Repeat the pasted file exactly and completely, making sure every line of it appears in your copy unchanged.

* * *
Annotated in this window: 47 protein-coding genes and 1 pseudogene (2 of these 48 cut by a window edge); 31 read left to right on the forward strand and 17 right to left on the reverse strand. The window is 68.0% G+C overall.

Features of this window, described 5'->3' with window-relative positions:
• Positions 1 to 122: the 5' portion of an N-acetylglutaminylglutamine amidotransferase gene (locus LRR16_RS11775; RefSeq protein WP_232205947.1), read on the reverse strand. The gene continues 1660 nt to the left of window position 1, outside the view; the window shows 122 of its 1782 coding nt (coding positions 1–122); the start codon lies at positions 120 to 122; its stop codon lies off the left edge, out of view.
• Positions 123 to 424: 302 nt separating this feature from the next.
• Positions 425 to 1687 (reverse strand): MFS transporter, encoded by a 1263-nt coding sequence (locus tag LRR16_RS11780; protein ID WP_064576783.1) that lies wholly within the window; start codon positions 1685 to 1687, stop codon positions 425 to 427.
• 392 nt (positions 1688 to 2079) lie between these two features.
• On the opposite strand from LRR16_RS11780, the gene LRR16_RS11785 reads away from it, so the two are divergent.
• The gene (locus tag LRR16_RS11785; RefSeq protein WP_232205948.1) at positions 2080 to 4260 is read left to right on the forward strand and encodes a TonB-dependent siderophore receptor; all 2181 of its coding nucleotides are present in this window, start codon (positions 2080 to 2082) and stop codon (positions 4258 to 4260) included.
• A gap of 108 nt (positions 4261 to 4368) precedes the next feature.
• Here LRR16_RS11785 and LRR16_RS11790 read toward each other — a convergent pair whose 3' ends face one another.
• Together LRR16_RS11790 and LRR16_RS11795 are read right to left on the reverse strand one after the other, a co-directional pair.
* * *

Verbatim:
Annotated in this window: 47 protein-coding genes and 1 pseudogene (2 of these 48 cut by a window edge); 31 read left to right on the forward strand and 17 right to left on the reverse strand. The window is 68.0% G+C overall.

Features of this window, described 5'->3' with window-relative positions:
• Positions 1 to 122: the 5' portion of an N-acetylglutaminylglutamine amidotransferase gene (locus LRR16_RS11775; RefSeq protein WP_232205947.1), read on the reverse strand. The gene continues 1660 nt to the left of window position 1, outside the view; the window shows 122 of its 1782 coding nt (coding positions 1–122); the start codon lies at positions 120 to 122; its stop codon lies off the left edge, out of view.
• Positions 123 to 424: 302 nt separating this feature from the next.
• Positions 425 to 1687 (reverse strand): MFS transporter, encoded by a 1263-nt coding sequence (locus tag LRR16_RS11780; protein ID WP_064576783.1) that lies wholly within the window; start codon positions 1685 to 1687, stop codon positions 425 to 427.
• 392 nt (positions 1688 to 2079) lie between these two features.
• On the opposite strand from LRR16_RS11780, the gene LRR16_RS11785 reads away from it, so the two are divergent.
• The gene (locus tag LRR16_RS11785; RefSeq protein WP_232205948.1) at positions 2080 to 4260 is read left to right on the forward strand and encodes a TonB-dependent siderophore receptor; all 2181 of its coding nucleotides are present in this window, start codon (positions 2080 to 2082) and stop codon (positions 4258 to 4260) included.
• A gap of 108 nt (positions 4261 to 4368) precedes the next feature.
• Here LRR16_RS11785 and LRR16_RS11790 read toward each other — a convergent pair whose 3' ends face one another.
• Together LRR16_RS11790 and LRR16_RS11795 are read right to left on the reverse strand one after the other, a co-directional pair.